People are often taken aback when I tell them that, because Tull is widely seen as a bit of a novelty act: that rock band with a flute player. But Ian Anderson’s flute playing doesn’t actually have that much to do with why I love Jethro Tull. Anderson isn’t just the guy who invented rock flute playing. He also has one of the most boundless and versatile imaginations in rock. The rest of the band is fantastic too, but they’re utterly dominated by Anderson — in a way that King Crimson, for instance, has never quite been dominated by Robert Fripp.

That’ll have to do as a primer on what Jethro Tull is, because Thick as a Brick itself requires quite a lot of explanation. The famous backstory goes like this: Tull’s major commercial breakthrough came in 1971 with ‘Aqualung,’ the title song from their fourth album. The album itself got a lot of attention, and some critics called it a concept album, because it had a couple of major lyrical themes running through it.

This was news to Anderson, who saw Aqualung as ‘just a bunch of songs.’ Moreover, concept albums were the province of prog rock, which Anderson regarded with a certain amount of suspicion. He saw Jethro Tull as an unusually adventurous blues-rock band — as different as you can get from the psychedelia-tinged pastoralism of Genesis, Yes, and early King Crimson.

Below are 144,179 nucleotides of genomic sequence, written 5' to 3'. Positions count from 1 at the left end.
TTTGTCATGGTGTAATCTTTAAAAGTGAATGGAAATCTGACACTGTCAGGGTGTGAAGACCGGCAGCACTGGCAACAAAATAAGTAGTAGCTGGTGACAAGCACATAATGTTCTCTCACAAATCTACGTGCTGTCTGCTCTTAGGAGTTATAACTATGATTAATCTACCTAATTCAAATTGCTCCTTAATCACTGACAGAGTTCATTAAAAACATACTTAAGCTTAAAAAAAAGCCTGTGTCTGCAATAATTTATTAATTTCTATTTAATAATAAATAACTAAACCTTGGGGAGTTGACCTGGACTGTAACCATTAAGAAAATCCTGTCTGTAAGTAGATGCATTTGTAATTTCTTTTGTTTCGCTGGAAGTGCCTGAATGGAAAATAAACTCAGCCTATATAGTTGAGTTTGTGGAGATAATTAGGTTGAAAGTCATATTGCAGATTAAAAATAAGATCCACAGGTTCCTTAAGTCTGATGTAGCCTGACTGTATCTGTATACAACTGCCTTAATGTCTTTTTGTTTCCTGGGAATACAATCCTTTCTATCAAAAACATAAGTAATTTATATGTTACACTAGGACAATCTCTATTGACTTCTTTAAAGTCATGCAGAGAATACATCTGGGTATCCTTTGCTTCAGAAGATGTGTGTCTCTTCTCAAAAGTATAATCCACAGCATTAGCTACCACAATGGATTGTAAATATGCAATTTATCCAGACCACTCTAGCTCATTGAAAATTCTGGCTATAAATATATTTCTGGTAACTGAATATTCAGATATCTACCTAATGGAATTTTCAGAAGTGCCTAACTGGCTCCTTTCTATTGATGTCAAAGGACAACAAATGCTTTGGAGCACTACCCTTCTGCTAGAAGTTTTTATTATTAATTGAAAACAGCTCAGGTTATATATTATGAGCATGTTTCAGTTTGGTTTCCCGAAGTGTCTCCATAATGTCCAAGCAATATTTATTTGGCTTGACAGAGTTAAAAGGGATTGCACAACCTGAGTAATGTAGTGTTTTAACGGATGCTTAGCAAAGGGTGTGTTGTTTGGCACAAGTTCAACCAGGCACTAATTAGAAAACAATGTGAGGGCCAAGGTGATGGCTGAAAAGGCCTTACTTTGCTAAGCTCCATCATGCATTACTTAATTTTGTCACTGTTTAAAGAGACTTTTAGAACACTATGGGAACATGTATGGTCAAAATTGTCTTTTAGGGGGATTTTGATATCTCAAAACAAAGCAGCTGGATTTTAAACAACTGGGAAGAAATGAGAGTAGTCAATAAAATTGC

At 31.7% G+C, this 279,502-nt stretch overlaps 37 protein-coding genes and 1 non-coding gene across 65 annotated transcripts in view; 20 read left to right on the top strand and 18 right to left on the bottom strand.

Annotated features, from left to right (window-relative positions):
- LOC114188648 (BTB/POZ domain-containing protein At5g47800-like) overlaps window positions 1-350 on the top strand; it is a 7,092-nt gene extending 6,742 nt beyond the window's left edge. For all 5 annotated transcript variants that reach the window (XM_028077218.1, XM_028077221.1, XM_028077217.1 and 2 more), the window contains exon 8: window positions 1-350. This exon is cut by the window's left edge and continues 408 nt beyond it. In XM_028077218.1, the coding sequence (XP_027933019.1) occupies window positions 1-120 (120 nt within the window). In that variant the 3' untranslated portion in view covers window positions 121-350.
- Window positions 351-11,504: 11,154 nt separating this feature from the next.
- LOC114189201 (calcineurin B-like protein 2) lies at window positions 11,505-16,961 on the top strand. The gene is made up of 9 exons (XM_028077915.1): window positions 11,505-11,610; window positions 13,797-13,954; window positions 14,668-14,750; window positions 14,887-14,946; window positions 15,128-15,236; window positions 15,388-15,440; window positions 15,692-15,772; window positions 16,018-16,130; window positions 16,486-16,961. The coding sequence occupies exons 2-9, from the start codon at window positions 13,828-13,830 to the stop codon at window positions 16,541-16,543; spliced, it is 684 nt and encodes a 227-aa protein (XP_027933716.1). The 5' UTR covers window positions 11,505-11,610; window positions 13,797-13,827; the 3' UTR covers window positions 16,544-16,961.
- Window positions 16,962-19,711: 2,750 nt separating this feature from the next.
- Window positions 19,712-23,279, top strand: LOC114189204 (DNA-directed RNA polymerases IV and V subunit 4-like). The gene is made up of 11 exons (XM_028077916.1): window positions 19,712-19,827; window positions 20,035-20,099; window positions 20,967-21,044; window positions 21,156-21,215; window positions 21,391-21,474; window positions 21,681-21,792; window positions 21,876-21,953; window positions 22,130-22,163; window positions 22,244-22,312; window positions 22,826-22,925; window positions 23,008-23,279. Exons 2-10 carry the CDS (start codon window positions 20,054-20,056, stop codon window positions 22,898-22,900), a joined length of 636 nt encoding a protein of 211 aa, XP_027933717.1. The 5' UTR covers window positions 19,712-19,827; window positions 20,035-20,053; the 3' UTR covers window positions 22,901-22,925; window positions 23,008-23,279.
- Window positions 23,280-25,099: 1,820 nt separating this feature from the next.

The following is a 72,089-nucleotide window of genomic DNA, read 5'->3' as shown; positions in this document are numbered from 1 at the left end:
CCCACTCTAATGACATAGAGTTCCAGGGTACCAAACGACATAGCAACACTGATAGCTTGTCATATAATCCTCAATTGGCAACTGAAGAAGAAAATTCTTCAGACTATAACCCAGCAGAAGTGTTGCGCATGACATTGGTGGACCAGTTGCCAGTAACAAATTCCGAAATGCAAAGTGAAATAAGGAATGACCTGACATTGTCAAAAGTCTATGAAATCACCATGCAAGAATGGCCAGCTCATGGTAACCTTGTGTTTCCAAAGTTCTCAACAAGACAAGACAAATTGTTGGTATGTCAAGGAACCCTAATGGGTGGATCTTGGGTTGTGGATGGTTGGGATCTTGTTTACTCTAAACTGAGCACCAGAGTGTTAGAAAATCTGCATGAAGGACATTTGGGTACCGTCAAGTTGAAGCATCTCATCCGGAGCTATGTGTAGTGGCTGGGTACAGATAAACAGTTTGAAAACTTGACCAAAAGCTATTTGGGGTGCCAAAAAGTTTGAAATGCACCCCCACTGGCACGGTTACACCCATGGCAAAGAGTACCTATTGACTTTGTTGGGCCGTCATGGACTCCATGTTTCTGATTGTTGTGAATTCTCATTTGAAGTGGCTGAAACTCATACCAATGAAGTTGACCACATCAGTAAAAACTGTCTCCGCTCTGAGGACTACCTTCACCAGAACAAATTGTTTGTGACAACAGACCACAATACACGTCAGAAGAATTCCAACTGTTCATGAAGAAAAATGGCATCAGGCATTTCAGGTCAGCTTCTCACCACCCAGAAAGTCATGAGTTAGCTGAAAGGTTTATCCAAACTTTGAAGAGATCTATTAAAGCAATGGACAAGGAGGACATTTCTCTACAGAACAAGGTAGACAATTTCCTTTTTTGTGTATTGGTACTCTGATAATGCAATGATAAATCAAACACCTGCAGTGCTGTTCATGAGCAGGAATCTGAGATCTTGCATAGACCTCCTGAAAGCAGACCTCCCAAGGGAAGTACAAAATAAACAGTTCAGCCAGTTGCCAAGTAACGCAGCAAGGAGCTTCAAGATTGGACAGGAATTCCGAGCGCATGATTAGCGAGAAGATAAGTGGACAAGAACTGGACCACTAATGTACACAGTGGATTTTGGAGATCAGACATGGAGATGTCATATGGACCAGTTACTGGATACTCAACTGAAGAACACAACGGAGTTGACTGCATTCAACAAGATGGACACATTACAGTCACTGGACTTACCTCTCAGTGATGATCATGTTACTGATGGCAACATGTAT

So, when it came time to record the followup to Aqualung, Anderson decided to announce that difference in a characteristically outlandish way. He would produce ‘the mother of all concept albums’: a sprawling parody that would take all of the trends in progressive rock — longer and longer songs, circuitous and cod-philosophical lyrics, elaborate packaging — far beyond their logical conclusions.

The resulting album came with a satirical newspaper that took longer to produce than the actual music. It possessed a sly backstory wherein the album’s lyrics were written by a precocious (and fictional) eight-year-old named Gerald Bostock. And the record itself consisted of only one song, which spanned the entire length of the album. The fact that the technology of the time functionally prohibited this (you have to flip the record over mid-song) only adds to the absurdity of the premise.

It even manages to shoehorn a bit of elitism into the equation. The first line drips with open disdain for the listener: ‘Really don’t mind if you sit this one out.’ It would be offensive if it were serious.